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I left SLC (Salt Lake City) this morning heading to MCO (Orlando). On previous flights, I remember takeoff similar to other airports. We got in the air, gained altitude, and moved to our heading and left.

This time though, we seemed to circle for a while, gaining altitude. I initially assumed it was to gain enough altitude to clear the surrounding mountain. I ruled out equipment problems because we kept climbing.

Pilots who have experience with SLC, is there a certain runway that needs this altitude gain due to the terrain? Would there be another possible reason this happened?

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  • $\begingroup$ Did you take off to the south or the north? There are a couple of departure procedures at KSLC that call for a hold if vectors aren't received in time... $\endgroup$ – UnrecognizedFallingObject Mar 7 '15 at 2:58
  • $\begingroup$ I don't know which direction. $\endgroup$ – user193673 Mar 7 '15 at 12:22
  • $\begingroup$ I found this (PDF) after @UnrecognizedFallingObject made his comment. I do see on Page L12 that SLC has some obstacle procedures. $\endgroup$ – user193673 Mar 7 '15 at 12:58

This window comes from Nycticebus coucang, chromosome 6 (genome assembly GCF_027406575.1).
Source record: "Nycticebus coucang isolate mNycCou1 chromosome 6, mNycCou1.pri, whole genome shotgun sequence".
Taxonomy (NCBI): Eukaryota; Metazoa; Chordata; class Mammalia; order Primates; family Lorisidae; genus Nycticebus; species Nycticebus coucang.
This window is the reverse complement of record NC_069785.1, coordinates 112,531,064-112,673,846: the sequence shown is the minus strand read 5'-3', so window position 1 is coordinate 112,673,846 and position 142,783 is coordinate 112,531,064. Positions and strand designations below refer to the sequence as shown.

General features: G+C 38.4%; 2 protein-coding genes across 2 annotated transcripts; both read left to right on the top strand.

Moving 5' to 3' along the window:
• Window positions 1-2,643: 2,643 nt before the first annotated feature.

• $\begingroup$ However, none of the SLC ODPs involve circling (a climb-in-hold, in other words). Look at IFP (Laughlin/Bullhead Int'l) or CGZ (Casa Grande Muni) in that document for examples of a departure procedure (textual obstacle SID) that has a climb-in-hold. (There are several others as well: EKO and FLX also have this, for instance.) $\endgroup$ – UnrecognizedFallingObject Mar 7 '15 at 17:18
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    $\begingroup$ you'll need the charted SIDs for this -- in particular, look at the SALT LAKE TWO and SEVYR ONE charted SIDs (you'll want to look at both the chart and the associated text page). $\endgroup$ – UnrecognizedFallingObject Mar 7 '15 at 21:07
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I would assume it was to avoid terrain, traffic and/or the restricted airspace close to the airport, but there is at least one departure procedure from KSLC that calls for a climb in the hold. The SALT LAKE TWO departure includes this:

Continue climb in TCH VORTAC holding pattern (hold south, left turn, 341° inbound)

And several other departure procedures call for climbing right or left turns; combined with a few ATC vectors that could easily give the impression of circling.

You might try looking for the actual radar track online if you search flightaware.com or a similar site for your flight. That would let you see what track you really flew.

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To avoid terrain or obstacles. Admittedly, I don't know specifically which runway I took off from, making it difficult to provide a definitive answer for this specific airport.

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  • $\begingroup$ There is a rather large mountain range directly east of the airport. $\endgroup$ – digitgopher Jul 6 '15 at 4:57

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